KNN India, March 19, 2021
Five years into the implementation of Sustainable Development Goals (SDGs), the assessment of the progress in India shows, it is very unlikely that India will achieve any of the targets of SDG12, which is Responsible Consumption and Production, said a study by CUTS International.
In addition, the status of many of the Indicators may further worsen by 2030, compared with 2015, due to the negative impact of the Pandemic and various other reasons.
According to the study on SDFG 12 titled “Sustainable Consumption and Production – A Consumer Perspective”, lack of awareness, lack of coordination and lack of data are a major concern. Whatever sustainable activities various states implement, many of those achievements go unnoticed and are not reported mostly because of the lack of awareness among the concerned officials, except a couple of them involved in SDG reporting, about SDG and its importance. Most officials across various departments were not able to recognise what an SDG is.
”This lack of awareness among government officials coupled with lack of funding, shortage of technical staff resulting in inadequate monitoring and reporting appears to be the most significant challenges at the state level in SDG implementation. If left unaddressed, this could give a wrong image of the nation’s merits and efforts towards sustainable consumption and production,” study added.
The study mainly looked at SDG 12 from a consumer perspective based on The United Nations Guidelines for Consumer Protection (UNGCP). The importance of studying and analysing the achievement of a country’s progress under SDG 12 than any other Goal was felt because of its interlinking nature with other goals. Almost all other Goals are connected with SDG 12, thereby underlining that any progress to meet Agenda 2030 by a country cannot be achieved without carefully approaching and addressing the concerns under SDG 12.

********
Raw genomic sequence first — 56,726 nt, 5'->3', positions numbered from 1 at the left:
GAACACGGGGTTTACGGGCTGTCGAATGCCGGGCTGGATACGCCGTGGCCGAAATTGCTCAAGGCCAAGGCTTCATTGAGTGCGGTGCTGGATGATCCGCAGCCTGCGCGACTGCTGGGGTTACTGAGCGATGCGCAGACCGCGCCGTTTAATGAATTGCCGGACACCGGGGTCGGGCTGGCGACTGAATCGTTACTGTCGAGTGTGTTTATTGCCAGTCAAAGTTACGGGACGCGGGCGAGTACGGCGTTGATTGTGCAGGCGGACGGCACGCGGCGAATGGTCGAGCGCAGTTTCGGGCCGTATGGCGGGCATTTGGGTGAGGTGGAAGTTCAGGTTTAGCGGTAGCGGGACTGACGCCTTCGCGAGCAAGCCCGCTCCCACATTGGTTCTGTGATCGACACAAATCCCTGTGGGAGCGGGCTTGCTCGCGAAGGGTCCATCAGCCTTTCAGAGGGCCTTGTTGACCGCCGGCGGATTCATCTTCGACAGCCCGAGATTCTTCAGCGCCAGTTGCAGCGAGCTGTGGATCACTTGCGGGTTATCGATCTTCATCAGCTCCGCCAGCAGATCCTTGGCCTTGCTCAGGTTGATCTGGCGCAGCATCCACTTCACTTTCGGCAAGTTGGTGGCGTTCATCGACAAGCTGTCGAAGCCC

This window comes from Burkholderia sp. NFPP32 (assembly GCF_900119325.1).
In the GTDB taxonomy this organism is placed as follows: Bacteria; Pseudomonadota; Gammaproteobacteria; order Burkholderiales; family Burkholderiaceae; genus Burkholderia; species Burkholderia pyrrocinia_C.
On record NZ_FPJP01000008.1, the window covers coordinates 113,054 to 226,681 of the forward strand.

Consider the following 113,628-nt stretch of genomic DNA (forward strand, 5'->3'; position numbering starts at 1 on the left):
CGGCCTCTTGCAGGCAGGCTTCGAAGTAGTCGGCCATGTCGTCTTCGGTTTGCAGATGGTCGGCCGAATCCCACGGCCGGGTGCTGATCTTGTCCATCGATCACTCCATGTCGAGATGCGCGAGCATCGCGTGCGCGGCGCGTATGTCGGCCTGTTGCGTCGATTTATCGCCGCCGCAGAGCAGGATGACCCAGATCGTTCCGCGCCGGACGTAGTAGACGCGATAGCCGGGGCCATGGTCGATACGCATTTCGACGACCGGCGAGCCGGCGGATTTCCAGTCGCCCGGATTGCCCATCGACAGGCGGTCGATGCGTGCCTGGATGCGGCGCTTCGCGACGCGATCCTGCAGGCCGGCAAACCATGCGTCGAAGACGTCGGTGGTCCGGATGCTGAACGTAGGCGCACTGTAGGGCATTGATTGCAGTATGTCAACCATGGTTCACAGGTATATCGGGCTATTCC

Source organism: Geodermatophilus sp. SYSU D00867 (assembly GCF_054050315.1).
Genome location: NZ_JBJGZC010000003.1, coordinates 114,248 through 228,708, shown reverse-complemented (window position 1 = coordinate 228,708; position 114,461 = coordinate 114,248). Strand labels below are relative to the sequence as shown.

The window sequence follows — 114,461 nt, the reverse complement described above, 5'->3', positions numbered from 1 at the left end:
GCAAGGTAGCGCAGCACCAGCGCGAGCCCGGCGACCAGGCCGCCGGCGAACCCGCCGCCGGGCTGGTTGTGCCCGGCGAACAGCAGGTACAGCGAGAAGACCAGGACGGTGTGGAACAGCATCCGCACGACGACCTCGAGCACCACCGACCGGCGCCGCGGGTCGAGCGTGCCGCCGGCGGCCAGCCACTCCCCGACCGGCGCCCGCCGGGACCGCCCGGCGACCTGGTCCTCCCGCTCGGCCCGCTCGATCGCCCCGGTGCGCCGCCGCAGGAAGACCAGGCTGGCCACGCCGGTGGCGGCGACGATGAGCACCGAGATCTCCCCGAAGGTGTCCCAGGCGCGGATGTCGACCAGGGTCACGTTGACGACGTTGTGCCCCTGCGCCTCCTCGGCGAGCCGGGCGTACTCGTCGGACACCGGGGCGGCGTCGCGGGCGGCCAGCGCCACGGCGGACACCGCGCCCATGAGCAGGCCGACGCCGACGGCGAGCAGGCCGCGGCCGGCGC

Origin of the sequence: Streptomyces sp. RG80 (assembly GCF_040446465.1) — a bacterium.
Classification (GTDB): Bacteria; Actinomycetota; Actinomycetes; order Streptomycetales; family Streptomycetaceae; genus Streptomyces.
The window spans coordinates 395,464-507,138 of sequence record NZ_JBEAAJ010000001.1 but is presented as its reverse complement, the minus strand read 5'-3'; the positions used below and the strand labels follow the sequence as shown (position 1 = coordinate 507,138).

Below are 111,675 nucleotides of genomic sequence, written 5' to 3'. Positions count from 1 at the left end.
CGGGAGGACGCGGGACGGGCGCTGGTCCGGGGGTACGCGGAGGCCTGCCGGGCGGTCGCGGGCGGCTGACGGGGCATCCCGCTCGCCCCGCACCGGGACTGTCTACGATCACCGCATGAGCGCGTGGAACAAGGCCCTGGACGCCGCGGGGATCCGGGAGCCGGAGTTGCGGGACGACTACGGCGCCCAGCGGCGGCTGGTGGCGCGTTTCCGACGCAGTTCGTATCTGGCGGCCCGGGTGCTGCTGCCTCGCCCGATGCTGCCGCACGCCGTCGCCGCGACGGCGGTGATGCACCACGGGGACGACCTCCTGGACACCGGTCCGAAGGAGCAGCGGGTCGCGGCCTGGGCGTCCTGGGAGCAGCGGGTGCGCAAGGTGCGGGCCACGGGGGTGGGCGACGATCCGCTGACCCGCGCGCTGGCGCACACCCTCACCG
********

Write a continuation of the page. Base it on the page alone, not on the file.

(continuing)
In India, SCP that was slowly gaining acceptance among the stakeholders has been almost ignored under the corona virus spread. Recession, loss of job and physical distancing largely affected the way people produce and consume. Nothing remains the same as prior to the pandemic, people’s needs and wants changing drastically.
The key findings of this study by CUTS on SDG 12 were discussed and deliberated in the National Consultation organised by CUTS International in partnership with the Swedish Society for Nature Conservation (SSNC) at New Delhi on March 18.
Speaking during the inaugural session Rene Van Berkel, UNIDO Representative, Regional Office in India said “SDGs are very much interconnected, in fact SGDs are like a dice with seventeen sides, we cannot move on any side without moving the other ones, so one cannot just pick out anyone goal without any action on others.”
George Cheriyan, Director, CUTS International in the opening address expressed concern about how neglected SDG 12 is when compared to all other goals. He claimed that SDG 12 is an orphan goal, as the goal itself is a mixed bag with many of its targets outside the control of the Ministry of Environment. For instance, sustainable tourism is the responsibility of the Ministry of Tourism; Sustainable Public Procurement, if implemented, would become the responsibility of the Ministry of Finance. Various ministries responsible for various targets which is not the case with other goals.”